No excuses after Dec. 31: Companies doing business with the Department of Defense must comply with NIST SP 800-171 or face losing their contracts.
The National Institute of Standards and Technology Special Publication 800-171 is a set of 110 cybersecurity controls and reporting standards mandated by Defense Federal Acquisition Regulations System clause 225.204-7012, which is now included in all DoD solicitations and contracts.
Its full name — “NIST SP 800-171, Protecting Controlled Unclassified Information in Nonfederal Information Systems and Organizations” — gives an idea of the aim, but not the size of the task. Small businesses in particular could struggle to meet the standards.
Bob Reehoorn, COO of ISSAC Corp, a Springs-based advanced data analytics and engineering consulting firm with a staff of about 20, said the work required by NIST SP 800-171 is not trivial.
“It presents immense fiscal challenges — because although I don’t have the amount of contracts and complexity of, say, a small business of 500 people, in the end I have to meet the same requirements,” Reehoorn said. “Complying with federal cybersecurity standards is essential to the defense industrial base, and I’m fully in support of that, but we need help because instituting these baseline requirements as a condition of contract award is a real forcing function. We’re a fairly technical company; we deal in data every day, and even for us this is an onerous task. If you’re just a service provider, man — that’s tough.”
Local startup Sudolynx Inc. is aiming to ease the burden on DoD contractors and subcontractors, launching a turnkey cybersecurity-as-a-service solution.
Sudolynx CEO Greg Roman said the LynxLocker integrated suite of tools will allow businesses to comply with all 110 controls quickly, for about a quarter of the cost of a do-it-yourself solution.
“When we look at the cost and time and funds to meet those compliance standards, most small companies are going to have a very difficult time doing that. And some companies are actually considering not being able to do [DoD] business after 31 Dec. because they just don’t have the means to get there,” Roman said.
Roman and Sudolynx chief technology officer Richard Kuskye, both Air Force veterans with decades of DoD contracting experience, formed the company in March and launched the technology rollout Aug. 17 at Catalyst Campus. LynxLocker will be fully operational Oct. 1.
The platform includes more than 400 controls and provides the system security plan and incident response plan, as well as DFARS proposal support.
It’s like a security deposit box, Roman said.
“Rather than telling small businesses to build the bank vault, just rent a security deposit box in the bank vault that we built,” he explained.
Pricing varies depending on the size and complexity of the business, with significant discounts for small companies that might not otherwise be able to afford compliance.
After a one-time retainer, companies only pay for LynxLocker when they need it.
“If they don’t win an award for six or eight months, then they don’t have to be spending money on a cybersecurity solution if there’s no requirement to have one,” Roman said.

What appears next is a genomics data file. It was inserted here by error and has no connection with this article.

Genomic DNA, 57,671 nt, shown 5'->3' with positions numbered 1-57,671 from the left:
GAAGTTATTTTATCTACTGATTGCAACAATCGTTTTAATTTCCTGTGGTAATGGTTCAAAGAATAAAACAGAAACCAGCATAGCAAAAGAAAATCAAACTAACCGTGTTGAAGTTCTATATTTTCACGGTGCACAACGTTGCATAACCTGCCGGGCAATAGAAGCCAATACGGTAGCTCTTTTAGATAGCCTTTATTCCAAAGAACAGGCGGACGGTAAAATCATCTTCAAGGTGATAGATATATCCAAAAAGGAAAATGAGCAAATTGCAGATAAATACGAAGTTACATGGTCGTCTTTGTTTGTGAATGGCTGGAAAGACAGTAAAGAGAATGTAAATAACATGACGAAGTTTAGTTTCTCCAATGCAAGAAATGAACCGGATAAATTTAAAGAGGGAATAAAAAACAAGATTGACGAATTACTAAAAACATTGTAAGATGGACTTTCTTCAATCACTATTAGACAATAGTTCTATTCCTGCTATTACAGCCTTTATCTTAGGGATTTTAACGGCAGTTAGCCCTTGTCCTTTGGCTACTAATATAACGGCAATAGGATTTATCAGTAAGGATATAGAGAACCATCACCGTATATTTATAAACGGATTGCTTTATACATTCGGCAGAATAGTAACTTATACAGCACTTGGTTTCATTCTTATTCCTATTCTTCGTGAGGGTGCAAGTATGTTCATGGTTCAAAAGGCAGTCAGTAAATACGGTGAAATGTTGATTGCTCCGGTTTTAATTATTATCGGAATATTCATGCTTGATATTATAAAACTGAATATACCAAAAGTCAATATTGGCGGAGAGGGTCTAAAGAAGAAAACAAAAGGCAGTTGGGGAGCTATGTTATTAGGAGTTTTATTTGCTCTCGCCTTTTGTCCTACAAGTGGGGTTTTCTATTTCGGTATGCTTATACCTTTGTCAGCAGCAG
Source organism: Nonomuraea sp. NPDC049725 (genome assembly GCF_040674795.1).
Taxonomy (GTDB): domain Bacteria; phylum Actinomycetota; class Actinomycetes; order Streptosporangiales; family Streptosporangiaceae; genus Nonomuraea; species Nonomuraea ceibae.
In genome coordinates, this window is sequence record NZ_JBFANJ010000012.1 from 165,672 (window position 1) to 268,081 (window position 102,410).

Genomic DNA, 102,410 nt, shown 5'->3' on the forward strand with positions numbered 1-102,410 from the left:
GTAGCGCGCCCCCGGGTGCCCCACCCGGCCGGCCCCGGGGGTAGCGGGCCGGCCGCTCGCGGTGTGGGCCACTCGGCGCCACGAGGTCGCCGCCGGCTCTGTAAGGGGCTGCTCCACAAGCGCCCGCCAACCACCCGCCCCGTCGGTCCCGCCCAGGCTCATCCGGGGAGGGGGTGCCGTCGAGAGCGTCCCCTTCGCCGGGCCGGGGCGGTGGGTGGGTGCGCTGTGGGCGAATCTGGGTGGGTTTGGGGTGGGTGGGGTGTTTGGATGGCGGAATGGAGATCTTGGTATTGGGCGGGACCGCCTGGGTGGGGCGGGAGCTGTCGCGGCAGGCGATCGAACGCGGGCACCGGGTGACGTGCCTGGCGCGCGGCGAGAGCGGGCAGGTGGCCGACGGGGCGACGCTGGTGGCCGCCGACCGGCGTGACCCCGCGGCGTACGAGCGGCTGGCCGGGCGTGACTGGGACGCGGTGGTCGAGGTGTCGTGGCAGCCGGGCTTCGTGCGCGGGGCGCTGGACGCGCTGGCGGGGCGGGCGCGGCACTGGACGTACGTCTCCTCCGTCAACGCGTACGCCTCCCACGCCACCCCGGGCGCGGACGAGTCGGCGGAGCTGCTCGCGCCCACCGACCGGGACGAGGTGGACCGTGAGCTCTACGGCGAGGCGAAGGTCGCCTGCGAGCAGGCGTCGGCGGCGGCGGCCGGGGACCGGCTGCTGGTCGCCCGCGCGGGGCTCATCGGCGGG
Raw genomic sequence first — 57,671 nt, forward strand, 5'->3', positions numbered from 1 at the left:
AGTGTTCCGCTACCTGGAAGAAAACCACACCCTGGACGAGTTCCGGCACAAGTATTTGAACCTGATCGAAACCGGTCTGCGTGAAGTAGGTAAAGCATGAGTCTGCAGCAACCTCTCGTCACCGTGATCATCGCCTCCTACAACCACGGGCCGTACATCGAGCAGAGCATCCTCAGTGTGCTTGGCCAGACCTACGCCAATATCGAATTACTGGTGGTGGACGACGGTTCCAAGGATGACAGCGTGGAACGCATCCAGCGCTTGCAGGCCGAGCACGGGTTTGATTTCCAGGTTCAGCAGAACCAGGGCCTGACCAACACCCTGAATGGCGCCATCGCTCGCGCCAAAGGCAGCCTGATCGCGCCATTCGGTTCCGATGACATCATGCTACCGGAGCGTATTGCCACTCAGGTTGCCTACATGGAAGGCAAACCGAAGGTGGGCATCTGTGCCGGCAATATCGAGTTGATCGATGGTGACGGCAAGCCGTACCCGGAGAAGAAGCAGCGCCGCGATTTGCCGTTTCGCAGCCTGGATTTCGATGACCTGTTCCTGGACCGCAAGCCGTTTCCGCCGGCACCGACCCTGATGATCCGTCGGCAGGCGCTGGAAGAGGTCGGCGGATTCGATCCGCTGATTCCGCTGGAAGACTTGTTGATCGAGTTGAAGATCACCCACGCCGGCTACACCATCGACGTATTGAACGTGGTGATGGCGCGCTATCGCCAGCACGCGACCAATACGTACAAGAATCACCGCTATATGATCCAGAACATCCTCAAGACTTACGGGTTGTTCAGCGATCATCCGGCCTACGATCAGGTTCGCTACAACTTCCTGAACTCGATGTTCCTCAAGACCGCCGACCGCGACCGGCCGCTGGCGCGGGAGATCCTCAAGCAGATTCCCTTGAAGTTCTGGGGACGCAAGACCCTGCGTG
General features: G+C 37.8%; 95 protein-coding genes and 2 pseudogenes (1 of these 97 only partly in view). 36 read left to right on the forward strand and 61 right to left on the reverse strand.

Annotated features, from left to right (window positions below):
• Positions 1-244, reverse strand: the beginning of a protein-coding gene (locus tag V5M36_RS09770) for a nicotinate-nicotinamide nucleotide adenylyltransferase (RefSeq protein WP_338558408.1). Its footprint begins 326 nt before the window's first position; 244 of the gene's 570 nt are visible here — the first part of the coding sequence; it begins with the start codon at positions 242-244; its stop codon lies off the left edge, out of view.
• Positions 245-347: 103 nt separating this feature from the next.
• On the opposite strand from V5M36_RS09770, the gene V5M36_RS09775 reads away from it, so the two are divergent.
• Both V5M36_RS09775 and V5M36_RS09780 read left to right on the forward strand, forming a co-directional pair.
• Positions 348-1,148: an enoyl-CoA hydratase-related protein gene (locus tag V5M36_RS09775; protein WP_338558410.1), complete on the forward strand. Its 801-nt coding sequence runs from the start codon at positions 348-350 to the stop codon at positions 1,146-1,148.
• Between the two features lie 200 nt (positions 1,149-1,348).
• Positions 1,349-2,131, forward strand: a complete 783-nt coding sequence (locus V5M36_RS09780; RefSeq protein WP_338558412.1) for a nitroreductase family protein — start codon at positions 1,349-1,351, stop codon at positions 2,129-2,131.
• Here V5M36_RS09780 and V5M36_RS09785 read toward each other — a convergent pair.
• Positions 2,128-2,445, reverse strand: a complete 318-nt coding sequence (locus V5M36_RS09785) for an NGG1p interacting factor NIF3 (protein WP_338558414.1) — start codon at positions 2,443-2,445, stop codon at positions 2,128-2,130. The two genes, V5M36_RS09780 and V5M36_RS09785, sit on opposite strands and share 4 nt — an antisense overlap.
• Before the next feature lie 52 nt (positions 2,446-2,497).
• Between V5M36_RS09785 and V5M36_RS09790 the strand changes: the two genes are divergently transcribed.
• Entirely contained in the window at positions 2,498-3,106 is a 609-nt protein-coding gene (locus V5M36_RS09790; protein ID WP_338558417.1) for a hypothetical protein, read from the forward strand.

LynxLocker provides continuous monitoring, monthly audit reports, maintenance and upgrades.
“It’s built into the service that we maintain the configuration with the most current best-of-breed technology,” Roman said.
He said it’s unclear how stringently the government is going to police NIST SP 800-171 standards; regardless, large prime contractors will likely be the biggest enforcers.
“On [Jan. 1], as the prime, they are responsible for their subs’ cybersecurity standard. If one of those subs creates an incident, the prime is responsible,” he said. “I think what’s going to happen is the primes might actually drop any subcontractors that fail to meet those standards.”
Businesses should tackle compliance as quickly as possible, Reehoorn said.
“You’ve got till Dec. 31, and I wouldn’t wait till Dec. 15. You’ve got to pull your head out of the sand and pay attention,” he said.
“With the ongoing frequency and the continual sophistication of cyberattacks, I think the government’s going to continue to focus on the development of stronger protections for sensitive data — so you need to start adopting measures now. It’s not going to get easier.”
Colorado Springs Chamber & EDC Chief Defense Development Officer Rich Burchfield said while the current crop of compliance standards is aimed at defense contractors and manufacturers, all businesses should pay attention.
“When you start to dig down a little deeper and hear the conversations that are going on, this could certainly expand into state government … along with even school systems,” he said.
“[I]n the interconnectedness of a community like the Springs, we don’t want to look at it with defense contractor blinders only. We’re smarter to look at it as a true community.”
Burchfield said without proper cybersecurity measures, hackers could use small subcontractors as backdoors.
“Hackers don’t have to go to the big [contractors] anymore, they can find that small company that has a tie-in to the big [contractors] … and all of a sudden they’ve got an avenue in, unbeknownst to the prime,” he said. “On that scale it affects anyone who’s in that range, supporting defense contractors.
“…The way the city’s connected, we have to be very careful. It’s incumbent upon all of us to take on that responsibility, to take basic cyber hygiene and up our game, so we’re helping protect each other,” he said.
Burchfield said NIST intended SP 800-171 to build on existing cybersecurity measures. “We do need that baseline set,” he said.